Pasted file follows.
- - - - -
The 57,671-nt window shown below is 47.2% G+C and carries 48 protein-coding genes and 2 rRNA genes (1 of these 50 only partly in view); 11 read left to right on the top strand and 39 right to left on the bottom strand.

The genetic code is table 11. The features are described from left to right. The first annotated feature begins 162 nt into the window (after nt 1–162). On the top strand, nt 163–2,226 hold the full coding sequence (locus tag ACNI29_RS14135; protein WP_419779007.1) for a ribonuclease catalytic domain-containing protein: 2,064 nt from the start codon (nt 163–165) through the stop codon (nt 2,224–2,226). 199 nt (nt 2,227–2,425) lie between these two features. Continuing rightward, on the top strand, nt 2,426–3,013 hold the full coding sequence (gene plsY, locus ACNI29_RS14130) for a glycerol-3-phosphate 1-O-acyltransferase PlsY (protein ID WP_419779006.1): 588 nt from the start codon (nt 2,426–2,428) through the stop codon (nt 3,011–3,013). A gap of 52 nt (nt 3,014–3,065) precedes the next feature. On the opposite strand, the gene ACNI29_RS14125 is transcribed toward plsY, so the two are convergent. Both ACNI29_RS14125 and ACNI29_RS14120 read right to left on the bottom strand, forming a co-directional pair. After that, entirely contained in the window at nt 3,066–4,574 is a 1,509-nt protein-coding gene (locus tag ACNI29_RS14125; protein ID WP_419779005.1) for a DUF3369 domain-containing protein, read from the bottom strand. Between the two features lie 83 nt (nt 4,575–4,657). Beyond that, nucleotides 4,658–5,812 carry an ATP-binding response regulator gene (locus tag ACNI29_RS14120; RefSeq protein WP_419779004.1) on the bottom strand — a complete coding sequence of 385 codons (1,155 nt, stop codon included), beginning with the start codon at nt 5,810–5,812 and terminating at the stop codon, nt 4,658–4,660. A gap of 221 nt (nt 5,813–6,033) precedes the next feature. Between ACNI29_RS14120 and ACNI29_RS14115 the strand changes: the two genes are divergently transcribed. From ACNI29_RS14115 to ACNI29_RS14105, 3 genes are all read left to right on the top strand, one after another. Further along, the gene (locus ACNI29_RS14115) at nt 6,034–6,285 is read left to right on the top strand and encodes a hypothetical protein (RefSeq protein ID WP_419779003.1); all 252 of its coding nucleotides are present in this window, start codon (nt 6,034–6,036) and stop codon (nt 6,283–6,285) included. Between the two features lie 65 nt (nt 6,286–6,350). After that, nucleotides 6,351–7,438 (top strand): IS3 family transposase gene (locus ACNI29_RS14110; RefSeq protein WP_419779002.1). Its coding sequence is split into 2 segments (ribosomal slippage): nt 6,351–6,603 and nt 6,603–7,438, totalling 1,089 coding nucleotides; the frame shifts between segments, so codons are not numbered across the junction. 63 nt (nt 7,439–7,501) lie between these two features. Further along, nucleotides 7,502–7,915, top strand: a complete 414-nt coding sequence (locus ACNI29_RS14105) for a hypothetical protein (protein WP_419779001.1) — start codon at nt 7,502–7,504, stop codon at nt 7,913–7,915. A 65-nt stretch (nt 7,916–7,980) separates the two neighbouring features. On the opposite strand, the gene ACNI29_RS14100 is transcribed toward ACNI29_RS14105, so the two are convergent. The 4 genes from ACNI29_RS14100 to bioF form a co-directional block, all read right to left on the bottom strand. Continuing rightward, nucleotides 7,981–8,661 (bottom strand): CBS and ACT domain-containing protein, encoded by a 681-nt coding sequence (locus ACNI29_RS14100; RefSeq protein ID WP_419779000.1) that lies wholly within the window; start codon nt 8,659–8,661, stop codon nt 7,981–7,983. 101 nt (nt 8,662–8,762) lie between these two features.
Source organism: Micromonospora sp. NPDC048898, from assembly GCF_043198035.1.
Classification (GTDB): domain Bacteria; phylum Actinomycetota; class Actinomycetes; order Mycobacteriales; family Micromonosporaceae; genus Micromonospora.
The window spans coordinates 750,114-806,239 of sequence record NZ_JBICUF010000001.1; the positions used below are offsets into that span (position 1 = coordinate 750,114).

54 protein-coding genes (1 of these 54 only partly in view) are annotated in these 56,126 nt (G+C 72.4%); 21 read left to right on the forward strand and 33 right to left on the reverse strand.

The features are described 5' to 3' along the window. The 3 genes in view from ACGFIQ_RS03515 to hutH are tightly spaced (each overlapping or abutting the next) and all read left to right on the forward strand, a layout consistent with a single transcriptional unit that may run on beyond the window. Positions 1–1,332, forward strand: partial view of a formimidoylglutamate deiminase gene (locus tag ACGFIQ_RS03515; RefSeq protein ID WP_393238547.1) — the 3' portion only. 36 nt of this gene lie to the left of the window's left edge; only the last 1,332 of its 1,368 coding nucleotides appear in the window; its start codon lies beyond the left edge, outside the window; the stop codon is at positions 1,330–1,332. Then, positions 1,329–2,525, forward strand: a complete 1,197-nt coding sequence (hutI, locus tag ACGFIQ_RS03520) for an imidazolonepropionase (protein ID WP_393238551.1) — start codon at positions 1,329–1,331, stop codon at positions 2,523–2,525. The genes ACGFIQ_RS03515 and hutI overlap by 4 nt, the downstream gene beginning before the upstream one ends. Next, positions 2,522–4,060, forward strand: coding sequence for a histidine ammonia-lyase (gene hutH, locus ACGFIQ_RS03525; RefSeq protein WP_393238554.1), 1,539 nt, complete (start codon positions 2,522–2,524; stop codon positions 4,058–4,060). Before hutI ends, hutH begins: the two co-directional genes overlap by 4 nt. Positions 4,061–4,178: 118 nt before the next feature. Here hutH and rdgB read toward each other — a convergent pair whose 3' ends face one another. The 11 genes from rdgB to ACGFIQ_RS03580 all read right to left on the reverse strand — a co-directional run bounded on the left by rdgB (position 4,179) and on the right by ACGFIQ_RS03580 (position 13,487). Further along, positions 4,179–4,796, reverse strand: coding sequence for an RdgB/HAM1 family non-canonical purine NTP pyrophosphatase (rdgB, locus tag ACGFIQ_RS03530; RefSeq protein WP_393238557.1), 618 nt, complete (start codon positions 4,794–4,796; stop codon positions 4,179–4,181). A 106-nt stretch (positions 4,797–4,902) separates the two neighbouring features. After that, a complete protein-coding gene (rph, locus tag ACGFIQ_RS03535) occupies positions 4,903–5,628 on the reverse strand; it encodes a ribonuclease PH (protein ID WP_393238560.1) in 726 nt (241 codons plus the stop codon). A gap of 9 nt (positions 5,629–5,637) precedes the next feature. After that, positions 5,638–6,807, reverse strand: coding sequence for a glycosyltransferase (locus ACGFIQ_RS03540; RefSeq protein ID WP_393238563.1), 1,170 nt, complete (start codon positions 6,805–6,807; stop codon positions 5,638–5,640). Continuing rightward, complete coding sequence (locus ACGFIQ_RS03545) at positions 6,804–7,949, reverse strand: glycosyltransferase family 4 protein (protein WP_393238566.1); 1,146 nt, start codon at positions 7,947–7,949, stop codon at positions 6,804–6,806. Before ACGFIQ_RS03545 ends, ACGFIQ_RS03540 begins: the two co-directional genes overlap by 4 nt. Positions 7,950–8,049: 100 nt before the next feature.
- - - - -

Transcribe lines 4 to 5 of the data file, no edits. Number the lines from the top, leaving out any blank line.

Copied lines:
Classification (GTDB): domain Bacteria; phylum Actinomycetota; class Actinomycetes; order Mycobacteriales; family Micromonosporaceae; genus Micromonospora.
The window spans coordinates 750,114-806,239 of sequence record NZ_JBICUF010000001.1; the positions used below are offsets into that span (position 1 = coordinate 750,114).